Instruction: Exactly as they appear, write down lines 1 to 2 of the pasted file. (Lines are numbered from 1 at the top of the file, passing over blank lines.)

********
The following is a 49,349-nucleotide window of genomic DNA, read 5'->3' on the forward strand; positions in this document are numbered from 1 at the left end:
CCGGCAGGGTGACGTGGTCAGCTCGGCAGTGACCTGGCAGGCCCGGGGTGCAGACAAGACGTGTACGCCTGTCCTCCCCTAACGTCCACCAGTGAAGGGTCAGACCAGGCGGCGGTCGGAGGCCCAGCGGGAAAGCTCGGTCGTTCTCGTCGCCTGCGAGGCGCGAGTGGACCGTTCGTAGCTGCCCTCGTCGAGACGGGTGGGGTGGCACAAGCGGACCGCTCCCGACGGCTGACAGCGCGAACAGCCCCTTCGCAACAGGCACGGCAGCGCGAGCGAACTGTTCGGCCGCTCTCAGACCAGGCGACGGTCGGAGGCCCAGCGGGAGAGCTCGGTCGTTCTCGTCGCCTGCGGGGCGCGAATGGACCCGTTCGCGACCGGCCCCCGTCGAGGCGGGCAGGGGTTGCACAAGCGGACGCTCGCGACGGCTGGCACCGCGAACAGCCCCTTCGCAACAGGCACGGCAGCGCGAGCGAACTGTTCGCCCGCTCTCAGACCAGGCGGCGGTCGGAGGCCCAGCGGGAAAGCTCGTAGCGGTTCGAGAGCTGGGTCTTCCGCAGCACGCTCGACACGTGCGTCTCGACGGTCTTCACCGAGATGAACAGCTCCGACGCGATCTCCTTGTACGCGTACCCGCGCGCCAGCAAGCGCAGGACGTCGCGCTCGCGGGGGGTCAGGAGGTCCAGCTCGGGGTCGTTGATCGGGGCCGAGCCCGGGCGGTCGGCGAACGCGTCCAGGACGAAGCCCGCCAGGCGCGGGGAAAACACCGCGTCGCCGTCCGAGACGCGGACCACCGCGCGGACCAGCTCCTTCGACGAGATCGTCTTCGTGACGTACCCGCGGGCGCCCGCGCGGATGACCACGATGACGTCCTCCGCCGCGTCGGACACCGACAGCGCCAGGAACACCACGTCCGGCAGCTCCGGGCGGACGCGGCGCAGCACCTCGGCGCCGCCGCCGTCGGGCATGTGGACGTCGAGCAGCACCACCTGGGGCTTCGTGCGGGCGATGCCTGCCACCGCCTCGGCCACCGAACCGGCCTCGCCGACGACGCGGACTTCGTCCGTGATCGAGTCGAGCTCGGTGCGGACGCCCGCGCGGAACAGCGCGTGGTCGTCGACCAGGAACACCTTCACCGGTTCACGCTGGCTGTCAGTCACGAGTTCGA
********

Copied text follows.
The following is a 49,349-nucleotide window of genomic DNA, read 5'->3' on the forward strand; positions in this document are numbered from 1 at the left end:
CCGGCAGGGTGACGTGGTCAGCTCGGCAGTGACCTGGCAGGCCCGGGGTGCAGACAAGACGTGTACGCCTGTCCTCCCCTAACGTCCACCAGTGAAGGGTCAGACCAGGCGGCGGTCGGAGGCCCAGCGGGAAAGCTCGGTCGTTCTCGTCGCCTGCGAGGCGCGAGTGGACCGTTCGTAGCTGCCCTCGTCGAGACGGGTGGGGTGGCACAAGCGGACCGCTCCCGACGGCTGACAGCGCGAACAGCCCCTTCGCAACAGGCACGGCAGCGCGAGCGAACTGTTCGGCCGCTCTCAGACCAGGCGACGGTCGGAGGCCCAGCGGGAGAGCTCGGTCGTTCTCGTCGCCTGCGGGGCGCGAATGGACCCGTTCGCGACCGGCCCCCGTCGAGGCGGGCAGGGGTTGCACAAGCGGACGCTCGCGACGGCTGGCACCGCGAACAGCCCCTTCGCAACAGGCACGGCAGCGCGAGCGAACTGTTCGCCCGCTCTCAGACCAGGCGGCGGTCGGAGGCCCAGCGGGAAAGCTCGTAGCGGTTCGAGAGCTGGGTCTTCCGCAGCACGCTCGACACGTGCGTCTCGACGGTCTTCACCGAGATGAACAGCTCCGACGCGATCTCCTTGTACGCGTACCCGCGCGCCAGCAAGCGCAGGACGTCGCGCTCGCGGGGGGTCAGGAGGTCCAGCTCGGGGTCGTTGATCGGGGCCGAGCCCGGGCGGTCGGCGAACGCGTCCAGGACGAAGCCCGCCAGGCGCGGGGAAAACACCGCGTCGCCGTCCGAGACGCGGACCACCGCGCGGACCAGCTCCTTCGACGAGATCGTCTTCGTGACGTACCCGCGGGCGCCCGCGCGGATGACCACGATGACGTCCTCCGCCGCGTCGGACACCGACAGCGCCAGGAACACCACGTCCGGCAGCTCCGGGCGGACGCGGCGCAGCACCTCGGCGCCGCCGCCGTCGGGCATGTGGACGTCGAGCAGCACCACCTGGGGCTTCGTGCGGGCGATGCCTGCCACCGCCTCGGCCACCGAACCGGCCTCGCCGACGACGCGGACTTCGTCCGTGATCGAGTCGAGCTCGGTGCGGACGCCCGCGCGGAACAGCGCGTGGTCGTCGACCAGGAACACCTTCACCGGTTCACGCTGGCTGTCAGTCACGAGTTCGA